The Latest Push Toward Statehood For Washington, D.C.
The House of Representatives is set to pass a bill that would define the future of the District of Columbia. This bill is the first of its kind since 1993 and is a necessary step towards D.C.’s statehood.
As NPR’S Barbara Sprunt reports:
The bill, sponsored by D.C.’s nonvoting delegate, Eleanor Holmes Norton, has over 220 co-sponsors and would place the new state of “Washington, Douglass Commonwealth” on “equal footing with the other states,” providing residents with the right to elect two senators and one representative.
The push for D.C. statehood has been ongoing for decades. D.C. is 47 percent Black. Its residents pay federal taxes despite having no vote in Congress. But a 1993 bill for statehood was overwhelmingly defeated. And although this bill will have to contend with a Republican-controlled Senate and a likely veto from President Trump, it seems statehood could be closer than ever.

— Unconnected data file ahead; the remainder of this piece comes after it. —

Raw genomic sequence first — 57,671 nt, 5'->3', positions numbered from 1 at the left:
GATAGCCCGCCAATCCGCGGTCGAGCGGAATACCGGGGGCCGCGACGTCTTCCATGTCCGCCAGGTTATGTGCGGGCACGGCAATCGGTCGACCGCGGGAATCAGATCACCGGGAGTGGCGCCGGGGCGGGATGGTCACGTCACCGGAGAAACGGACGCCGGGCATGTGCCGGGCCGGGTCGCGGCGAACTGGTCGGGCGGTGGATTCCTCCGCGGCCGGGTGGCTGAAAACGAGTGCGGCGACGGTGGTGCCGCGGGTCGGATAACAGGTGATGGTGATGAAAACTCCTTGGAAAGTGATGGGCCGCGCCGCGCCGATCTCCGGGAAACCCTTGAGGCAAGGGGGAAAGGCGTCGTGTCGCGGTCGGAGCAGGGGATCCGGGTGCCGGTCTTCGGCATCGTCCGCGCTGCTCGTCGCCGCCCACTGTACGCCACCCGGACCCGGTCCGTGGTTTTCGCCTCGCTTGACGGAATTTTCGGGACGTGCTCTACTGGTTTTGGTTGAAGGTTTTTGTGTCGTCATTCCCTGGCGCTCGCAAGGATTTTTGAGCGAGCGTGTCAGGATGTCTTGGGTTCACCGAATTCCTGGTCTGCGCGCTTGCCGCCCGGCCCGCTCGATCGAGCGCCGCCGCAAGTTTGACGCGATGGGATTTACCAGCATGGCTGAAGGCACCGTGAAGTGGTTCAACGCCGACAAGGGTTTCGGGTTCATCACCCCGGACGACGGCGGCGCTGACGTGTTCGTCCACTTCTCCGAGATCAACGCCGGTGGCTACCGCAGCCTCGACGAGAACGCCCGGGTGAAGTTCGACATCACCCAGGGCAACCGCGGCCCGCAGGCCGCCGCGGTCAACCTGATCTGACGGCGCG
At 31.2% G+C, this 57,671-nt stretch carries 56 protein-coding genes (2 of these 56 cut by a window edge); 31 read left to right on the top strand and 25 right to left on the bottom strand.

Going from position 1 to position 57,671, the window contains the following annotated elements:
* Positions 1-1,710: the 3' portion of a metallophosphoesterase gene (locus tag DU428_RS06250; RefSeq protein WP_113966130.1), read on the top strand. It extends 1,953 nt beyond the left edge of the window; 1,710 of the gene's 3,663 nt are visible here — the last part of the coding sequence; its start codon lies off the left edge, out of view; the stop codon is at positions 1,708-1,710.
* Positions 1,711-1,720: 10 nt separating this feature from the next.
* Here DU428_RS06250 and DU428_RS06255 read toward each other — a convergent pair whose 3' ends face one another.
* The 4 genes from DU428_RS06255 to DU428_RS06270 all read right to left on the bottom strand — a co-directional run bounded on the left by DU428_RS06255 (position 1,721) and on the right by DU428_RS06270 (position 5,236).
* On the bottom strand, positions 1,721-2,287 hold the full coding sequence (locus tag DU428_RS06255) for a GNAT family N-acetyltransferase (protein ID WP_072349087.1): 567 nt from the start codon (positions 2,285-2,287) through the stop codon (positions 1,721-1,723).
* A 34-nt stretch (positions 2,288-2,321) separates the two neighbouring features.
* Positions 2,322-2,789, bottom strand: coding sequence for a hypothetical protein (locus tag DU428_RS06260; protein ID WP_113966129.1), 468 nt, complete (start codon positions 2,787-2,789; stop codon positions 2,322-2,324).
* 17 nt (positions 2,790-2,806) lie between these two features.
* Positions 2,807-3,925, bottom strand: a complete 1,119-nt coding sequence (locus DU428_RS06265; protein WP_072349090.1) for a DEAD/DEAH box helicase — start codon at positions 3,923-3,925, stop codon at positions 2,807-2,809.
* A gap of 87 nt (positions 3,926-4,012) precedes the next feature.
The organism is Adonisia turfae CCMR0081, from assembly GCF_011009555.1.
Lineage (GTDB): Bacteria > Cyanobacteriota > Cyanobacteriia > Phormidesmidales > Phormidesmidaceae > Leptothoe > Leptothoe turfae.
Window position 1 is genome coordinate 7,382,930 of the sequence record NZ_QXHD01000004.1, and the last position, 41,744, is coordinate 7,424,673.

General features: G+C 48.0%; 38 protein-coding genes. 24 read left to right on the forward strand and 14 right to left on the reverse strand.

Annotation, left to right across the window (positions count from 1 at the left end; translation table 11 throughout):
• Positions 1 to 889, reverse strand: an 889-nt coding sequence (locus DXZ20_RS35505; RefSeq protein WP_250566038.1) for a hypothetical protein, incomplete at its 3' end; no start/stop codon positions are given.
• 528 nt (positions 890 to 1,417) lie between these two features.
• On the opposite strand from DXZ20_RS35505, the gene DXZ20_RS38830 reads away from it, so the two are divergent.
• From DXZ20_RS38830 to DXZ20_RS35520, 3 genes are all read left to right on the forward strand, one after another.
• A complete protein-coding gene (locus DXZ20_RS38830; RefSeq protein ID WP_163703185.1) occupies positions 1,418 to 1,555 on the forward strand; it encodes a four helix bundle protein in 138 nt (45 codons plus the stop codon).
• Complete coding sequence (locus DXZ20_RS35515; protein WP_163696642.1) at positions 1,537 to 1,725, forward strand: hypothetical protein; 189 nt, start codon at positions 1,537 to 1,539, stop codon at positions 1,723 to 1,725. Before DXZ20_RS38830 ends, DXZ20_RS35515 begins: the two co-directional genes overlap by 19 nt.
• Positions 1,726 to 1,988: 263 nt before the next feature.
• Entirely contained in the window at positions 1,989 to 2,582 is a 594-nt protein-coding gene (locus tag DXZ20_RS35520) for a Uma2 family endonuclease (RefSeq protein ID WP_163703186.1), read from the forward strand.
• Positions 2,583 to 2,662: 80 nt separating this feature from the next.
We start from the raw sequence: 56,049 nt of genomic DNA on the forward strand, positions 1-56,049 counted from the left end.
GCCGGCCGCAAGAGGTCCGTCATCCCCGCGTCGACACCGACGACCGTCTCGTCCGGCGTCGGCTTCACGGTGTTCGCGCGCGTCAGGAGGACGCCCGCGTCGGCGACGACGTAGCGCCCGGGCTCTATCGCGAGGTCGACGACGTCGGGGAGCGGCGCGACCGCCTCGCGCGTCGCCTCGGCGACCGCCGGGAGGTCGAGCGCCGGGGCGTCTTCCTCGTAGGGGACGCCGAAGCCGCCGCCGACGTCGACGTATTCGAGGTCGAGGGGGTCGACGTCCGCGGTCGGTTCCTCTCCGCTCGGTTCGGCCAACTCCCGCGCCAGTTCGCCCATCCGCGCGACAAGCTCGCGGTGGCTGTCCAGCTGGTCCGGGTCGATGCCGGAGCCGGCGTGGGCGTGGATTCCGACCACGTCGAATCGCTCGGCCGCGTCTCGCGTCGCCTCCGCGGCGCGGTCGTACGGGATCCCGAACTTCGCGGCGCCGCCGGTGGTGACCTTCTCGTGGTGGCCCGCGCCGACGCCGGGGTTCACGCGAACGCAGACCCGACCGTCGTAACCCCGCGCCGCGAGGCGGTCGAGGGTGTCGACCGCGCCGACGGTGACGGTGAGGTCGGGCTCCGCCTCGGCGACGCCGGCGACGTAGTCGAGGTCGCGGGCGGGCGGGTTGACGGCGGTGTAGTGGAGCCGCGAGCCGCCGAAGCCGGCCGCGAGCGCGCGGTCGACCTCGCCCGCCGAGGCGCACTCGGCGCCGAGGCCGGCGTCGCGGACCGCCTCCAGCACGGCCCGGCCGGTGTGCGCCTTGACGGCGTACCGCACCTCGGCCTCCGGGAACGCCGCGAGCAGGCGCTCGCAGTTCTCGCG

Why is D.C. not a state — still? What’s different about this push?
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